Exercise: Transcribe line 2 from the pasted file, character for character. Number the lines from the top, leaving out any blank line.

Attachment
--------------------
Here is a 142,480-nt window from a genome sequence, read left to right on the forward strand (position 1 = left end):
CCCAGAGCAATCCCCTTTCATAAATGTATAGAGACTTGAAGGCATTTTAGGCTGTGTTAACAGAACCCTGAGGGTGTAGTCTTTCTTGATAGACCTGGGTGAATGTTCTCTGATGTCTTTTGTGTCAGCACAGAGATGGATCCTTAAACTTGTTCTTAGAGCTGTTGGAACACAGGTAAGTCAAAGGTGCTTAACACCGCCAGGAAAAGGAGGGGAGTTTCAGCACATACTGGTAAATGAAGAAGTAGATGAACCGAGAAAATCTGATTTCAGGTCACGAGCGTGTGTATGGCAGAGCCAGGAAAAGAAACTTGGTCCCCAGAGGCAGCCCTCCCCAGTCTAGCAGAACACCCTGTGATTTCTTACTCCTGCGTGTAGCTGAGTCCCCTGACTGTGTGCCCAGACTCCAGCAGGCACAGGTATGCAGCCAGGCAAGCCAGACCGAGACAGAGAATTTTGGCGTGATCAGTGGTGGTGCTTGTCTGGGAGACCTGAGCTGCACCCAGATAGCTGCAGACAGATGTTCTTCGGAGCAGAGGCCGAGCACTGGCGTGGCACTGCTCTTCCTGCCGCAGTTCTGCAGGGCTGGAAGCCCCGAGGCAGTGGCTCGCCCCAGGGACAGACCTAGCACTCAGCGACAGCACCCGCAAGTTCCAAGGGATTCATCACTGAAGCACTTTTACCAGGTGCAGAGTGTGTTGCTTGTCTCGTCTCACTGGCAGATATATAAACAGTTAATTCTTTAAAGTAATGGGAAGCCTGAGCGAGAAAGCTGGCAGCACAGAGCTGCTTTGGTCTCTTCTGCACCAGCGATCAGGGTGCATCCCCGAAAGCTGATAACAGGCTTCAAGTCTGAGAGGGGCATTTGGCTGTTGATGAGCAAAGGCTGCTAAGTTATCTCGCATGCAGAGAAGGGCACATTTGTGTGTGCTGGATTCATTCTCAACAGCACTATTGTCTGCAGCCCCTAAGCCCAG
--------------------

CCCAGAGCAATCCCCTTTCATAAATGTATAGAGACTTGAAGGCATTTTAGGCTGTGTTAACAGAACCCTGAGGGTGTAGTCTTTCTTGATAGACCTGGGTGAATGTTCTCTGATGTCTTTTGTGTCAGCACAGAGATGGATCCTTAAACTTGTTCTTAGAGCTGTTGGAACACAGGTAAGTCAAAGGTGCTTAACACCGCCAGGAAAAGGAGGGGAGTTTCAGCACATACTGGTAAATGAAGAAGTAGATGAACCGAGAAAATCTGATTTCAGGTCACGAGCGTGTGTATGGCAGAGCCAGGAAAAGAAACTTGGTCCCCAGAGGCAGCCCTCCCCAGTCTAGCAGAACACCCTGTGATTTCTTACTCCTGCGTGTAGCTGAGTCCCCTGACTGTGTGCCCAGACTCCAGCAGGCACAGGTATGCAGCCAGGCAAGCCAGACCGAGACAGAGAATTTTGGCGTGATCAGTGGTGGTGCTTGTCTGGGAGACCTGAGCTGCACCCAGATAGCTGCAGACAGATGTTCTTCGGAGCAGAGGCCGAGCACTGGCGTGGCACTGCTCTTCCTGCCGCAGTTCTGCAGGGCTGGAAGCCCCGAGGCAGTGGCTCGCCCCAGGGACAGACCTAGCACTCAGCGACAGCACCCGCAAGTTCCAAGGGATTCATCACTGAAGCACTTTTACCAGGTGCAGAGTGTGTTGCTTGTCTCGTCTCACTGGCAGATATATAAACAGTTAATTCTTTAAAGTAATGGGAAGCCTGAGCGAGAAAGCTGGCAGCACAGAGCTGCTTTGGTCTCTTCTGCACCAGCGATCAGGGTGCATCCCCGAAAGCTGATAACAGGCTTCAAGTCTGAGAGGGGCATTTGGCTGTTGATGAGCAAAGGCTGCTAAGTTATCTCGCATGCAGAGAAGGGCACATTTGTGTGTGCTGGATTCATTCTCAACAGCACTATTGTCTGCAGCCCCTAAGCCCAG